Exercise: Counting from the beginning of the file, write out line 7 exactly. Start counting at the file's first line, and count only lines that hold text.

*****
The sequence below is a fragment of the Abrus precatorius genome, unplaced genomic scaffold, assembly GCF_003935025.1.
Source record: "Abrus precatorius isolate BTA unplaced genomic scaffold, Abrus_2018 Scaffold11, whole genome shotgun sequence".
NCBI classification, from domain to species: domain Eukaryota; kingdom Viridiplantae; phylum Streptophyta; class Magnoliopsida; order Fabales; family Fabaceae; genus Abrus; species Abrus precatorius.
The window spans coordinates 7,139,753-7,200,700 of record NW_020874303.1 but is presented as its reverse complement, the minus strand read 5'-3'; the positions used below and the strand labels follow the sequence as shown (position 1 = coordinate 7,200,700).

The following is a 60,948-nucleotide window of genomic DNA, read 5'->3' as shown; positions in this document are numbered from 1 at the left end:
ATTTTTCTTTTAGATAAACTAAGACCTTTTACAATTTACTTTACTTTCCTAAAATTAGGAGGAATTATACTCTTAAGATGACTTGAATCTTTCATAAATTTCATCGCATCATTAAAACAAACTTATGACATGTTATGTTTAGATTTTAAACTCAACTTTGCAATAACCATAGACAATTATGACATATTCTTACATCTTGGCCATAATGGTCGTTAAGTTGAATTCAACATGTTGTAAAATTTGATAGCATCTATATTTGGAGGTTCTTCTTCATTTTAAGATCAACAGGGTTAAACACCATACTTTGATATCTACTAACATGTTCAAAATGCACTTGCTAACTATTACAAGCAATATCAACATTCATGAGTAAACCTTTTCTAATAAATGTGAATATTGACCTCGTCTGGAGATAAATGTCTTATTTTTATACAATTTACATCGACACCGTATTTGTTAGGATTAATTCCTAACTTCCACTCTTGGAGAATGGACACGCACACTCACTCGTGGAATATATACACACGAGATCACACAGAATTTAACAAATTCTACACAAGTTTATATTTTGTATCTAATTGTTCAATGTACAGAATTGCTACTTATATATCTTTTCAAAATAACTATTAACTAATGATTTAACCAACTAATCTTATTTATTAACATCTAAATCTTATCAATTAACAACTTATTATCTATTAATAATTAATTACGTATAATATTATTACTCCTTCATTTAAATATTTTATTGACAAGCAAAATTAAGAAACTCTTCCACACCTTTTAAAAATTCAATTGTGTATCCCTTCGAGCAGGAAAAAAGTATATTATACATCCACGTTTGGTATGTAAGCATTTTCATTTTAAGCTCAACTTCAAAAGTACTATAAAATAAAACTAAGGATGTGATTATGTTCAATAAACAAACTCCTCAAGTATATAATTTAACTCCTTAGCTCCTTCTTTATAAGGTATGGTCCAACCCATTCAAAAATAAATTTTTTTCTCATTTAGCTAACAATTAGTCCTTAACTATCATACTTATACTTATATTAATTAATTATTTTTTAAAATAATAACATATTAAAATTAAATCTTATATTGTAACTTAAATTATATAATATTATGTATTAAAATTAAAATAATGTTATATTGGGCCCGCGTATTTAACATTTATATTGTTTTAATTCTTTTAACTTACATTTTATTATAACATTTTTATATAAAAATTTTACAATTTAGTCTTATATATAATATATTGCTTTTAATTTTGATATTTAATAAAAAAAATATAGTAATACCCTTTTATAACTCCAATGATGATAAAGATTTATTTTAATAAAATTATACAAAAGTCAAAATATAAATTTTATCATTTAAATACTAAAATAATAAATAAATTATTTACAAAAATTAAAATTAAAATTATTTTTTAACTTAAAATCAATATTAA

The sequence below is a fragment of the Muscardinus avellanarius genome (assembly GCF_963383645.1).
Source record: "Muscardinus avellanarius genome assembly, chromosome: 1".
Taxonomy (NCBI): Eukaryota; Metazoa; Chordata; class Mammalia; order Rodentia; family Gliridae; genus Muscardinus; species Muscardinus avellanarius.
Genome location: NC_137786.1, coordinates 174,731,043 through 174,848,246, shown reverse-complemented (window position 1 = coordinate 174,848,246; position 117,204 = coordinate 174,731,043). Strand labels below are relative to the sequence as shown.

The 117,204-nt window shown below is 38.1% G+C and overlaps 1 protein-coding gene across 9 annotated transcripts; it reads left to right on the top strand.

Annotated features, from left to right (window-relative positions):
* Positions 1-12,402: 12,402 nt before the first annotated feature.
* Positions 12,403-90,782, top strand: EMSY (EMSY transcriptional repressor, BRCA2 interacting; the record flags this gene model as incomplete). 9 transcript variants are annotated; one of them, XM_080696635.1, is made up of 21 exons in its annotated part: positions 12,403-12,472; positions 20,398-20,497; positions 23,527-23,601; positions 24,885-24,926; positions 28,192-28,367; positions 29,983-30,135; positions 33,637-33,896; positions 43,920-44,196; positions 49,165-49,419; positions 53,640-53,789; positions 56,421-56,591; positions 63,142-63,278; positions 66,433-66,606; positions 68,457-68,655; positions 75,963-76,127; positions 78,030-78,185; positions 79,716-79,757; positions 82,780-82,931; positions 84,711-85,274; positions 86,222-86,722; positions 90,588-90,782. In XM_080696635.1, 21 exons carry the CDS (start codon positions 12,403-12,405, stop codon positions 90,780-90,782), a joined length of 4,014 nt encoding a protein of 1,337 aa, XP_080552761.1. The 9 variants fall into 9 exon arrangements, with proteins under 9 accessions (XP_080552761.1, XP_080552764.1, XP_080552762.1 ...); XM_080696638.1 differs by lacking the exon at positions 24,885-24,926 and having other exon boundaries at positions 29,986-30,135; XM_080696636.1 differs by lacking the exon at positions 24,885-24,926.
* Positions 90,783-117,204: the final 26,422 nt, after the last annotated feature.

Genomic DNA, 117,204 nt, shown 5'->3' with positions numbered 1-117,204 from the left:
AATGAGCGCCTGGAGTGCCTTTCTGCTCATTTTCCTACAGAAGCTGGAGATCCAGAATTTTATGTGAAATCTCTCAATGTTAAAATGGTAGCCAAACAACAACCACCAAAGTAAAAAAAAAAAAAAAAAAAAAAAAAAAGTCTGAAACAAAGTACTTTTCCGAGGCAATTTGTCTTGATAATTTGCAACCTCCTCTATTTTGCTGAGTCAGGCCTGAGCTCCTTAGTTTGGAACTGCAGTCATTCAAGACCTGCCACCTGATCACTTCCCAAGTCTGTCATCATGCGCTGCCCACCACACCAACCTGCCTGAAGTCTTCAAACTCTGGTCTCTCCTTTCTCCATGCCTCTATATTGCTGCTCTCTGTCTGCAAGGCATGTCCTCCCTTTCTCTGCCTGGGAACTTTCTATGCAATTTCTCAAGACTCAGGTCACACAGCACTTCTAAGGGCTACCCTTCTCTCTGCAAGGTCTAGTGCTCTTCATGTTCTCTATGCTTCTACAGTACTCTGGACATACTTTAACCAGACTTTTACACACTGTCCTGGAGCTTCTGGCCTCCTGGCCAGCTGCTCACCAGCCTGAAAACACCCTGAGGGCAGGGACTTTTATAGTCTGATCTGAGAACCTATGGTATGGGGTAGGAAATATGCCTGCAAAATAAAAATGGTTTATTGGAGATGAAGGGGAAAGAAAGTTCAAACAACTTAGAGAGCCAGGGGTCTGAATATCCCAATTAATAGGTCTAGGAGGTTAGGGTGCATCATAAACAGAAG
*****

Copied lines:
The sequence below is a fragment of the Muscardinus avellanarius genome (assembly GCF_963383645.1).